Sunday, January 11, 2009
Last Sunday I took some flowers from our church to an 87-year-old lady in a hospital ward for women with dementia. She wept. “I don’t know why I’m here,” she said. “I’m fed up. I want to go home. I’ve got my own house. I don’t know why I can’t go home.”
Yesterday I visited a 92-year-old lady in a care home. She’s in full possession of her mind, but has various physical ailments which make it impossible for her live any longer on her own. “I’m bored,” she said. “I can’t play the piano any more, my eyesight’s going so that I can’t really read and I don’t want to spend all day watching television.”
I could quite understand their point of view. I wouldn’t like my life to be like theirs.
When I got home, Mr Life was transferring some family videos on to DVD. We watched one for a bit. There was 5-year-old Daughter 1, the future archivist, deep in a book; and 3-year-old Daughter 2, the future architect, drawing – both of them frequently talking non-stop in that way children do. (“This is my seal. I call him Flipper. Do you like him? He likes to swim in the sea. Now I’m going to take him downstairs and….”.) There was their little brother, the future doctor, a wobbly-headed baby giving that sudden, huge beaming smile that all babies produce with the thrilled gasping “Aahh!” laugh. And look: Mr Life, young and raven haired. And me, at 34, slim with glossy dark hair, my every waking moment consumed by these lovely, never-stopping children.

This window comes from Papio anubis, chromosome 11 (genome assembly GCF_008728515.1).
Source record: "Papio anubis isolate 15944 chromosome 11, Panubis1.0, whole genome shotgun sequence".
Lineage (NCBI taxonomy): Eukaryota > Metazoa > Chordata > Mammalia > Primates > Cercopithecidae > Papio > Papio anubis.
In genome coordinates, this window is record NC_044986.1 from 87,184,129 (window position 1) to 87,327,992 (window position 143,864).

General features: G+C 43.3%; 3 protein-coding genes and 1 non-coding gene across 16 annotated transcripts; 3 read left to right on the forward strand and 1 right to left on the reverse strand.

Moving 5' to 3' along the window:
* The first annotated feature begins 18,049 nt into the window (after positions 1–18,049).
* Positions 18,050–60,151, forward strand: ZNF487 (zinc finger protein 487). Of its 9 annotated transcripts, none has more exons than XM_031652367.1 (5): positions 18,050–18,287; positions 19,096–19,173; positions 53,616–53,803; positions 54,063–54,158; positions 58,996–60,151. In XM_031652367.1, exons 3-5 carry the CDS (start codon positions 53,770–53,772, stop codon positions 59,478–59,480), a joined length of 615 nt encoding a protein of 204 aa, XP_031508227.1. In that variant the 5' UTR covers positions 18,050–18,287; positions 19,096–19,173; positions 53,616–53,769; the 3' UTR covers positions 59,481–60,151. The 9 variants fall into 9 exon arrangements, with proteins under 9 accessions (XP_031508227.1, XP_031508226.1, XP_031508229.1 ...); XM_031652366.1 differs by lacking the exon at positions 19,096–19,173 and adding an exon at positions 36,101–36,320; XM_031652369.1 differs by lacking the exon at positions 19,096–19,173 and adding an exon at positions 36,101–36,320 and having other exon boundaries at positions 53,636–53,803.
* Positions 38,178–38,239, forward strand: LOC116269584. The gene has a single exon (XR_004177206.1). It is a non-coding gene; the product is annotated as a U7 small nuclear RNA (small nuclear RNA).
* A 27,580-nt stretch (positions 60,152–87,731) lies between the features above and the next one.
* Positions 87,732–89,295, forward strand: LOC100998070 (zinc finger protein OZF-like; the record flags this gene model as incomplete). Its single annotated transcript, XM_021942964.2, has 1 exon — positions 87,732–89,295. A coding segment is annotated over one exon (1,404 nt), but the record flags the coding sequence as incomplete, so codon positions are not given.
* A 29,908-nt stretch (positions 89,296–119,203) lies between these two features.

Yesterday evening we went to see Scottish Ballet performing “Sleeping Beauty” – lots of impossibly lithe young people leaping around in the prime of their strength, raising legs effortlessly skywards and bending in unlikely directions. Surely they’ll never get old and creaky?
It’s all made me a bit thoughtful. My thoughts are totally unoriginal. Time flies. Where does it go? Life is short. What’s the meaning of it all?